I feel for the OP. I am in the same boat but my doc is willing to go to bat for me to keep my medications. Moving to patches is a no go, I react badly to the adhesives. She needed to be sent to a pain management specialist when her original doctor retired. The lack of understanding and compassion for people in chronic pain within the medical community still astounds me. I have also seen the change in doctors and other nurses in regard to pain management after they are suddenly hit with the same type of pain others live with, they seen to always come back more willing to sit and listen to their patients, try treatments that may be outside the box but they are always more willing to provide better pain control than before.

I do not know because the OP did not address this but I have never been high, numb or even pain free since 2005.

Share this post


Link to post
Share on other sites

57 Likes; 3 Followers; 33,556 Visitors; 4,124 Posts

I've gotten pretty far managing chronic pain for an array of patients over the past 2+ years doing the exact things I described and reducing opiate use. Studies are backing CDC pushes to reduce opiate use and they should have never been used to the extent they are now in the first place. She never indicated she was strictly taking opiates for "breakthrough". Only that she tried all others out there first. I don't discount the fact that opiates are helping her. I think they would help a lot of people because being numb is certainly better than pain. But the risk of overdose, addiction, and long-term side effects of opiate use make them a non-starter.

For someone with chronic pain, it will never completely go away. The goal is always pain reduction with function improvement. The conversation she had with her provider of "if it comes back, I will refer you" tells me she was punted by someone who really doesn't get this concept (and maybe she has unrealistic expectations of pain management). Multi-modal therapies (multiple drugs at the same time) plus holistic approaches (acupuncture, massage, physical conditioning/therapy, mental health medicine) can all be utilized to round out the picture and improve outcomes.

Greasy wheel syndrome and provider laziness is why we are in this predicament. And certainly something I am not willing to be a part of.

Try having a severe accident or horrendous painful condition yourself. Then you can criticize others.

Share this post


Link to post
Share on other sites

djmatte has 7 years experience as a ADN, MSN, RN, NP and works as a Family Nurse Practitioner.

69 Likes; 2 Followers; 6,427 Visitors; 662 Posts

Try having a severe accident or horrendous painful condition yourself. Then you can criticize others.

I don't criticize patients (and note I never did here). But I will criticize poor prescribing practices all day till Sunday.

Share this post


Link to post
Share on other sites

hppygr8ful has 15 years experience and works as a RN - Adolescent Psych.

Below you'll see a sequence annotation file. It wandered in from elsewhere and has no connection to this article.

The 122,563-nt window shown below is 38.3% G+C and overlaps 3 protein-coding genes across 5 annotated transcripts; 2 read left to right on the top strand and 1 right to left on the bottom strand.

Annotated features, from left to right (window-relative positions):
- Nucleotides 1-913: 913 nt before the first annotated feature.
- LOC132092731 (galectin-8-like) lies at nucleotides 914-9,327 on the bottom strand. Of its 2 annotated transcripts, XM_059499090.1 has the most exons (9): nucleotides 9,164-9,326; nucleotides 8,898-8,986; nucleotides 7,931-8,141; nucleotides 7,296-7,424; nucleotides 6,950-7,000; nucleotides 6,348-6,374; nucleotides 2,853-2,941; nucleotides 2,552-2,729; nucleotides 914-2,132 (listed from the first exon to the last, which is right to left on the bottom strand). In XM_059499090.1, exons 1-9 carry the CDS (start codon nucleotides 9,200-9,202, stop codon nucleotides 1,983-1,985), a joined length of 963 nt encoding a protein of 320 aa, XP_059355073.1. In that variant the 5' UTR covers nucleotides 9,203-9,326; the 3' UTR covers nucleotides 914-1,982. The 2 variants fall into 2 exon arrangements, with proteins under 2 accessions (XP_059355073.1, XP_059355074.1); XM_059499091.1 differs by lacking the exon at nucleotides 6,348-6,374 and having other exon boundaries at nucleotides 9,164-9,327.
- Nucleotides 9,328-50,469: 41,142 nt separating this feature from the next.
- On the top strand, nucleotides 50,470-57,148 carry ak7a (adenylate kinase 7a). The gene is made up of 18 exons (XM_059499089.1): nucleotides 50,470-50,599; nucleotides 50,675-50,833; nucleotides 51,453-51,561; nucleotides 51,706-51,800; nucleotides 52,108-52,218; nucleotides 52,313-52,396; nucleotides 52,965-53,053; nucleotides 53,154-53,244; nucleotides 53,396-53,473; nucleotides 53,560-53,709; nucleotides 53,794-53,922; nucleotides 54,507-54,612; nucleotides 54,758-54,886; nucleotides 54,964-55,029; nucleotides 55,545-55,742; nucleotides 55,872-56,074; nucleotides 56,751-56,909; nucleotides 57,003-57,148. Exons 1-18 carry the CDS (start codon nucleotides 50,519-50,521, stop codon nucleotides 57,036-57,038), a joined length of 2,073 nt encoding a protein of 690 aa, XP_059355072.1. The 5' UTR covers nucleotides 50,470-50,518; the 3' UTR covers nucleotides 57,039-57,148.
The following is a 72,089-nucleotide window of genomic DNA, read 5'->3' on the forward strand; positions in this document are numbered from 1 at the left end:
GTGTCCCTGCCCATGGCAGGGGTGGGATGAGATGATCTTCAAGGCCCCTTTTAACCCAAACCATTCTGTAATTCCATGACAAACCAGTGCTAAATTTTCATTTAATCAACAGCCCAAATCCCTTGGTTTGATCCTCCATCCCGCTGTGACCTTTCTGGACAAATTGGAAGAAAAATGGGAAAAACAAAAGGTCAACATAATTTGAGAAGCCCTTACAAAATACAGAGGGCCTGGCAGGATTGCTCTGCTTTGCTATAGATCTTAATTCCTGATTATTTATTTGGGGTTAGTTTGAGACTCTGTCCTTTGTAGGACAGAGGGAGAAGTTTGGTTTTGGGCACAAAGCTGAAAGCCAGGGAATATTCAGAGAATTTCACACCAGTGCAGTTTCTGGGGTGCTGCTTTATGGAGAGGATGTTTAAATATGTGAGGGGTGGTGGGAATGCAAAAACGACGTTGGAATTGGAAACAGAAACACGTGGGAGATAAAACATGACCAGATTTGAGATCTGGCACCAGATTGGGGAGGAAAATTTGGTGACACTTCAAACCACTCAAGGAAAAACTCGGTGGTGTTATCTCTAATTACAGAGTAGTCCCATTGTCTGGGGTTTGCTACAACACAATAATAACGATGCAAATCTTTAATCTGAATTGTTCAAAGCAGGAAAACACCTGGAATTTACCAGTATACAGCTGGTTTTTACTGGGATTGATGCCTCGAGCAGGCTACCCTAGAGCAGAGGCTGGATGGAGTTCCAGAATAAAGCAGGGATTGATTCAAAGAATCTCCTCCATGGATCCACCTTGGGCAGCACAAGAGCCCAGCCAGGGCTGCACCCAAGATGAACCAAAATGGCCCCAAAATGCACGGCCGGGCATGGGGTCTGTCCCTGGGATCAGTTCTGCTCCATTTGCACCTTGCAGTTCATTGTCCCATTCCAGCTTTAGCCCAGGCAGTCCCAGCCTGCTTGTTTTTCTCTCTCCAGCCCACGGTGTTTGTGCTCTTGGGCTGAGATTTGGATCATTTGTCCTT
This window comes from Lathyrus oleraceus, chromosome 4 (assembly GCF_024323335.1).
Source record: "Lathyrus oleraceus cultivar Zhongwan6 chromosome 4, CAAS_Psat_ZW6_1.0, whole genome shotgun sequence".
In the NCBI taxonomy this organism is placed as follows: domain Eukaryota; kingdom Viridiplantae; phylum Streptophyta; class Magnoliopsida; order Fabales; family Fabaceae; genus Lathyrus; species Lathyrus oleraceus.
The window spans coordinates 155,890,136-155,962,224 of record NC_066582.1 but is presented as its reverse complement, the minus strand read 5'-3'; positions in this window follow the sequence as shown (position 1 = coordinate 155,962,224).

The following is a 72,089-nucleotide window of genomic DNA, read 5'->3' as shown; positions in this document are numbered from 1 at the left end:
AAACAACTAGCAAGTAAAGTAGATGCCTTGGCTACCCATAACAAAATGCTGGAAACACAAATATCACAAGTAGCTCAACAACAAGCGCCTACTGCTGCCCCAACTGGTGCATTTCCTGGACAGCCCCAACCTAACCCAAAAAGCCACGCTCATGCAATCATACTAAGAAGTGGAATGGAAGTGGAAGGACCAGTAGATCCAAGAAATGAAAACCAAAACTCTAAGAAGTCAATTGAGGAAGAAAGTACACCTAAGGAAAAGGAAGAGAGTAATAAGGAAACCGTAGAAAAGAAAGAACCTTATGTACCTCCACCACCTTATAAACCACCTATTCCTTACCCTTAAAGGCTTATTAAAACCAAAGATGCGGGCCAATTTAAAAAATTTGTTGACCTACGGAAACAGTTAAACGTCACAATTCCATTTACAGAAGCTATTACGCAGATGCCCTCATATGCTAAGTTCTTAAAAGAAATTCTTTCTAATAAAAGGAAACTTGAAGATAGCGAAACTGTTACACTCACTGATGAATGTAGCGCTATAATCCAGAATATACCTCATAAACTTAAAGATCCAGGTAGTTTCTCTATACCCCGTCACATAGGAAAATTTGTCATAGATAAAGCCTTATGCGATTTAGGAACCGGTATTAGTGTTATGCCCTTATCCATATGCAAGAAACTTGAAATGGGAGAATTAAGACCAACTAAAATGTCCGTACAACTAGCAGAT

363 Likes; 4 Followers; 31,248 Visitors; 2,522 Posts

On 11/6/2018 at 4:07 PM, djmatte said:

I don't criticize patients (and note I never did here). But I will criticize poor prescribing practices all day till Sunday.

I just want to update you all and tell you to give djmatte a break. I do believe that he/she is sincerely trying to make the best of some ridiculous regulations that were forced upon pain patients and their doctors because of a few unscrupulous prescribers in collusion with the joint commission that created this opioid crises we are in.

In my own case my pain and I are old friends. I never expected to be pain free. I wouldn't even know what that felt like. Still this discussion and recent very bad surgical experience caused me to look at things in a different light. Even though the pain management specialist I was sent to ultimately reinstated my pain management program. I did make some changes that ultimately made a huge difference in my pain management. I bought a new bed (a very expensive one - I'm talking almost new car expensive) and the improved sleep has been a godsend. I am actually using far less medication now than I was 6 months ago. 

I appreciate djmatte input and comments as well as all of your input and help.

Hppy 

 

Share this post


Link to post
Share on other sites

Persephone Paige has 15 years experience as a ADN and works as a Med-Surg.

307 Likes; 3 Followers; 1 Article; 3,147 Visitors; 578 Posts

On 8/2/2018 at 2:33 PM, hppygr8ful said:

So Pain management specialist did no agree with my PCP. She did a very through history of my pain, my medical conditions and past treatment. She told me that my PCP taking me off my low dose opioid was inappropriate and that she was putting every thing back the way it was. Caveat was that I would have to take a monthly uds to show that I was not using any other substances. Sounds fair enough to me.

Hppy

When I read how little you were taking hppy, I almost burst out laughing. Not at your situation of course, but the ridiculousness of getting worked up over 2 5mg Norco a day. And then, I got angry. Angry that a practitioner's willingness to completely f*** a person's life up who is gainfully employed. 

I was a part of the opiate crisis. I get why we have so many practitioners rethinking prescribing practices and I'm glad. Now, if I get hurt, I know a pain medication will help me. Before, my tolerance was so high that I couldn't have said that. 

The YOUNG patients I take care of who are getting enough Dilaudid PO and IV to fell a draft horse, but are still screaming down the hallways for more drugs are the ones I think these new laws should be directed at. To try and take someone's 5mg Norco BID away from them is just plain, stupid overzealousness. 

Share this post


Link to post
Share on other sites
×